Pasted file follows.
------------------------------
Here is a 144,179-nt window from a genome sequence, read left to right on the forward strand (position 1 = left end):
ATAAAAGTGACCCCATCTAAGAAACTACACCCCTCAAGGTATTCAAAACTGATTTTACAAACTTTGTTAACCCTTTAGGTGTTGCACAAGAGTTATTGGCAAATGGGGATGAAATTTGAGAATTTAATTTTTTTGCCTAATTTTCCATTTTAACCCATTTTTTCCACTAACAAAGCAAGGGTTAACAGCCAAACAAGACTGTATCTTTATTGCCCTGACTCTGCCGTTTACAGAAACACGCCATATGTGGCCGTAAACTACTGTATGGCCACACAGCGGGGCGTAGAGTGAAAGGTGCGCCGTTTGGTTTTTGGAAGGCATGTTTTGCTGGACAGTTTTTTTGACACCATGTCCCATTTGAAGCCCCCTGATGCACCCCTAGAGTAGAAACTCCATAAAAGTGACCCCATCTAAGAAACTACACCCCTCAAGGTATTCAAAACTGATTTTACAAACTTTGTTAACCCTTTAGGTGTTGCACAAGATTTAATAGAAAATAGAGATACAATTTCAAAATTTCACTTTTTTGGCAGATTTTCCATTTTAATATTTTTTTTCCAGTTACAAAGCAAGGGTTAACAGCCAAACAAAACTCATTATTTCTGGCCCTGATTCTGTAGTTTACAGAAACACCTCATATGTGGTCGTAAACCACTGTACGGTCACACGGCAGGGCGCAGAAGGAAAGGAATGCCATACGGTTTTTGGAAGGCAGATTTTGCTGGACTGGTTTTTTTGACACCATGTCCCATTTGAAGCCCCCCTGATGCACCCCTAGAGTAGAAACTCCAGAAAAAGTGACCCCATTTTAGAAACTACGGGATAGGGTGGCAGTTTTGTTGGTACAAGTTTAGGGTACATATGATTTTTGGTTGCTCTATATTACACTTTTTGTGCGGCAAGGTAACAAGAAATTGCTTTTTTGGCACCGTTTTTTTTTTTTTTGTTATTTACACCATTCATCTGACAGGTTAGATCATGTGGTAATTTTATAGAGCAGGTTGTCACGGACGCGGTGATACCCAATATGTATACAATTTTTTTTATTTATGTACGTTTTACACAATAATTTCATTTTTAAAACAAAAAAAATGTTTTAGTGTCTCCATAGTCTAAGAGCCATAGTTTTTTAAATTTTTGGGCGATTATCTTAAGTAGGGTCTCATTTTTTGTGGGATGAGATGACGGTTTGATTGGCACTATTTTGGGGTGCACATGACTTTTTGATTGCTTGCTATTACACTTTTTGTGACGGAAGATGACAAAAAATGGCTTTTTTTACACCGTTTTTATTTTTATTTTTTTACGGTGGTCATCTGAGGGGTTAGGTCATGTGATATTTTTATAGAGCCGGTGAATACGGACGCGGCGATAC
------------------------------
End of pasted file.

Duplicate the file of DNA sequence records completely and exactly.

Here is a 144,179-nt window from a genome sequence, read left to right on the forward strand (position 1 = left end):
ATAAAAGTGACCCCATCTAAGAAACTACACCCCTCAAGGTATTCAAAACTGATTTTACAAACTTTGTTAACCCTTTAGGTGTTGCACAAGAGTTATTGGCAAATGGGGATGAAATTTGAGAATTTAATTTTTTTGCCTAATTTTCCATTTTAACCCATTTTTTCCACTAACAAAGCAAGGGTTAACAGCCAAACAAGACTGTATCTTTATTGCCCTGACTCTGCCGTTTACAGAAACACGCCATATGTGGCCGTAAACTACTGTATGGCCACACAGCGGGGCGTAGAGTGAAAGGTGCGCCGTTTGGTTTTTGGAAGGCATGTTTTGCTGGACAGTTTTTTTGACACCATGTCCCATTTGAAGCCCCCTGATGCACCCCTAGAGTAGAAACTCCATAAAAGTGACCCCATCTAAGAAACTACACCCCTCAAGGTATTCAAAACTGATTTTACAAACTTTGTTAACCCTTTAGGTGTTGCACAAGATTTAATAGAAAATAGAGATACAATTTCAAAATTTCACTTTTTTGGCAGATTTTCCATTTTAATATTTTTTTTCCAGTTACAAAGCAAGGGTTAACAGCCAAACAAAACTCATTATTTCTGGCCCTGATTCTGTAGTTTACAGAAACACCTCATATGTGGTCGTAAACCACTGTACGGTCACACGGCAGGGCGCAGAAGGAAAGGAATGCCATACGGTTTTTGGAAGGCAGATTTTGCTGGACTGGTTTTTTTGACACCATGTCCCATTTGAAGCCCCCCTGATGCACCCCTAGAGTAGAAACTCCAGAAAAAGTGACCCCATTTTAGAAACTACGGGATAGGGTGGCAGTTTTGTTGGTACAAGTTTAGGGTACATATGATTTTTGGTTGCTCTATATTACACTTTTTGTGCGGCAAGGTAACAAGAAATTGCTTTTTTGGCACCGTTTTTTTTTTTTTTGTTATTTACACCATTCATCTGACAGGTTAGATCATGTGGTAATTTTATAGAGCAGGTTGTCACGGACGCGGTGATACCCAATATGTATACAATTTTTTTTATTTATGTACGTTTTACACAATAATTTCATTTTTAAAACAAAAAAAATGTTTTAGTGTCTCCATAGTCTAAGAGCCATAGTTTTTTAAATTTTTGGGCGATTATCTTAAGTAGGGTCTCATTTTTTGTGGGATGAGATGACGGTTTGATTGGCACTATTTTGGGGTGCACATGACTTTTTGATTGCTTGCTATTACACTTTTTGTGACGGAAGATGACAAAAAATGGCTTTTTTTACACCGTTTTTATTTTTATTTTTTTACGGTGGTCATCTGAGGGGTTAGGTCATGTGATATTTTTATAGAGCCGGTGAATACGGACGCGGCGATAC